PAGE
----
An A-Z of Office Jargon

Apparently – ‘Touch Base” is the most-hated office phrase for a second year in a row.

Certainly – it’s a mainstay of contact requests I get from Linkedin. And if I fail to touch base I usually get someone ‘circling back’ to remind me.

But surely the most in vogue phrase is ‘we’re on a journey’. I was recently at an event where it was used five times – in the first 30 minutes.

None of us are immune to jargon. Defenders of jargon say it acts as necessary professional shorthand – it conveys complicated ideas succinctly. Used well, it does.

The danger comes from using it out of place, especially when dealing with the wider public. It can often distort or confuse.

I’m often guilty of this – words around innovation and design can be especially arcane – often dressing up a simple idea.

And it winds people up. A survey by the Institute of Leadership & Management, revealed that management speak is used in almost two thirds (64%) of offices, with nearly a quarter (23%) considering it to be a pointless irritation.

So I’ve refreshed my A-Z for 2019, here they are:


Agile

Was once the ‘collaborative effort of self-organising and cross-functional teams’ but now best used in meetings to make yourself sound down with the kids e.g “is this really agile enough?”

Bandwidth

As in “I don’t have the bandwidth for this” – meaning “I don’t have the time for you today sorry”

Circle back

As in “I’m just heading to a very important meeting but we’ll circle-back later”

Deep Dive

As in “We’re going for a deep dive to make sure we utilise all the functionality”

Engage (or Consult/Involve)

See also co-creation, co-design, co-production or co-anything else

Future-proof

An assertion that your latest idea is immune to obsolescence

Going Forward

Meaning “from now on”.  Bonus points for “Go forward together”

Hackathon

Usually a meeting. Just with pizza and t-shirts 

Ideation

A word that “has come under informal criticism as being a term of meaningless jargon” according to Wikipedia

Joined Up

Taking a ‘holistic, helicopter view of the business’

KPI

Key Performance Indicator. Easier if everyone just said ‘target’

Low Hanging Fruit

An open goal. The fruit is hanging right there in front of you – grab it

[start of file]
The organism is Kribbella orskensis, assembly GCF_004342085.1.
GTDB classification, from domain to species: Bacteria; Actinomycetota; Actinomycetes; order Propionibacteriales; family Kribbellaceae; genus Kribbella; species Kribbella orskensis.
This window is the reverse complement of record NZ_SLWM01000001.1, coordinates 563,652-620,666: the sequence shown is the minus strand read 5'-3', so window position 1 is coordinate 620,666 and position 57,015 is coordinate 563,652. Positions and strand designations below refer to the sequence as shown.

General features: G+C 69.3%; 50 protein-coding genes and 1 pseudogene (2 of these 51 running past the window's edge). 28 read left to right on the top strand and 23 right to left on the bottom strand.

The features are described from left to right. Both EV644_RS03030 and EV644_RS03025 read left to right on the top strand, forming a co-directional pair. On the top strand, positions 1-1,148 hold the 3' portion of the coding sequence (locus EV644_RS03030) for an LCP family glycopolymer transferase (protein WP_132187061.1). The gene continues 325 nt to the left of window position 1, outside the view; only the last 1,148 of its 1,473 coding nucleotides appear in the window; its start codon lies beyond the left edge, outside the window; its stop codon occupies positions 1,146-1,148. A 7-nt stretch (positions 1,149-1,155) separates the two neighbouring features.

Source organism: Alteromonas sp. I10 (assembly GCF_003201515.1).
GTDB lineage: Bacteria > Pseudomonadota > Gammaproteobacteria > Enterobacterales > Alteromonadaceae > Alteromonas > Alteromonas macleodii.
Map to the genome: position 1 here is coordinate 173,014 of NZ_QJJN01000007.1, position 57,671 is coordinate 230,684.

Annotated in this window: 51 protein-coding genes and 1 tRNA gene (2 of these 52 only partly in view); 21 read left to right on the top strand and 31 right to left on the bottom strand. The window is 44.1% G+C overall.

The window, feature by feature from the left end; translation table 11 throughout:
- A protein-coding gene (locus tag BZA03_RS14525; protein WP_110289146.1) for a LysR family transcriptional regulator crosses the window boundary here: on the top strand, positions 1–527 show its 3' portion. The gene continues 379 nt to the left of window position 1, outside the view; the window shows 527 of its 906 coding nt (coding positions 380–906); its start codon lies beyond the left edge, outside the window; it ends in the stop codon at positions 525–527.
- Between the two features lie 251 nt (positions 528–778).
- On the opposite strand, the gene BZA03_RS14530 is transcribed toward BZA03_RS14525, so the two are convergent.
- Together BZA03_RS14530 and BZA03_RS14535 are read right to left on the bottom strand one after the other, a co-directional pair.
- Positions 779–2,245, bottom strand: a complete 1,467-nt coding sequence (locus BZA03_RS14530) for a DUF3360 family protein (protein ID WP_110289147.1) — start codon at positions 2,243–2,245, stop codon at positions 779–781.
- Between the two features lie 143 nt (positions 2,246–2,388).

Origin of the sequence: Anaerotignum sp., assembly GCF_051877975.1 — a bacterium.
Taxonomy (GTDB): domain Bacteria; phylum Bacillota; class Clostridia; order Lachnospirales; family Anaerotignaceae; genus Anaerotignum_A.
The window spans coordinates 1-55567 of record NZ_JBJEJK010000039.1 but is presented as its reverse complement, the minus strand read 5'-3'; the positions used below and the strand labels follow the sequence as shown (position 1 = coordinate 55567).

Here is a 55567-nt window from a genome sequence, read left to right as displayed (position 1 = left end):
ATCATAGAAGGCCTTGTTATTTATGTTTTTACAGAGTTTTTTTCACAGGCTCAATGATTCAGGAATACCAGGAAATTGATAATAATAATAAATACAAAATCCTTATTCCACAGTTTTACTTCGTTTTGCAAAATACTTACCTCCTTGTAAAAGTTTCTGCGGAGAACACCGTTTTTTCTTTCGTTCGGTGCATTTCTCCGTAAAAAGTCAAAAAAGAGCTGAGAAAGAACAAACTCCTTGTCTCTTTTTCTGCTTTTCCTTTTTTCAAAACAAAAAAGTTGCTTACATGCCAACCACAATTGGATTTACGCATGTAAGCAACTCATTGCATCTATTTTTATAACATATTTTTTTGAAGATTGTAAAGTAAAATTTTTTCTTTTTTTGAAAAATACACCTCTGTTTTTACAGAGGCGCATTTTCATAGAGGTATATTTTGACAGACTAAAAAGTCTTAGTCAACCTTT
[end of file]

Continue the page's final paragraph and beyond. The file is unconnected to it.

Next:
Mission Statement

A written, but very rarely demonstrated,  ‘reason for being’ in respect of a company and its activities

No ‘I’ in team

Meaning – in case you were in any doubt – that there is no letter I in the word TEAM. Entirely reasonable to hit anyone who says this

Offline (Let’s Take This)

Or even better “let’s ‘touch base’ about that offline”

Pivot

To change your mind after realising that your project is doomed. A useful euphemism for failure

Quick Win

Small steps or initiatives that produce immediate, positive results without any actual evidence

Radical

Use this when you want to make something that’s not remotely exciting sound like it really is 

Singing from the same hymn sheet

Widely used by managers with no idea of how to get everyone in agreement

Touch base

The LinkedIn translation of ‘let’s talk’

User Centricity

Placing your customer at the ‘centre of the service experience and prioritising their needs’ without actually meaning it 

Value Add

Managerial speak for “to make something better”

We’re on a journey

Highlighting that a company, team, project or person will never reach the final mission or objective

Your take

As in I’m keen to hear your take on this as I haven’t got a clue what to say or do

Zero Sum Game

As in “we should never, ever, have started this project in the first place”


You might agree or disagree or want to add more (anyone got an X?)

Let me know!

  1. what irritates the hell out of me is that buzzwords are supposed to mean something new and pioneering when they’re anything but. Case in point: ‘agile’; what is that? Responding quickly and efficiently? Did nobody think that might be a good idea before?

    Reply

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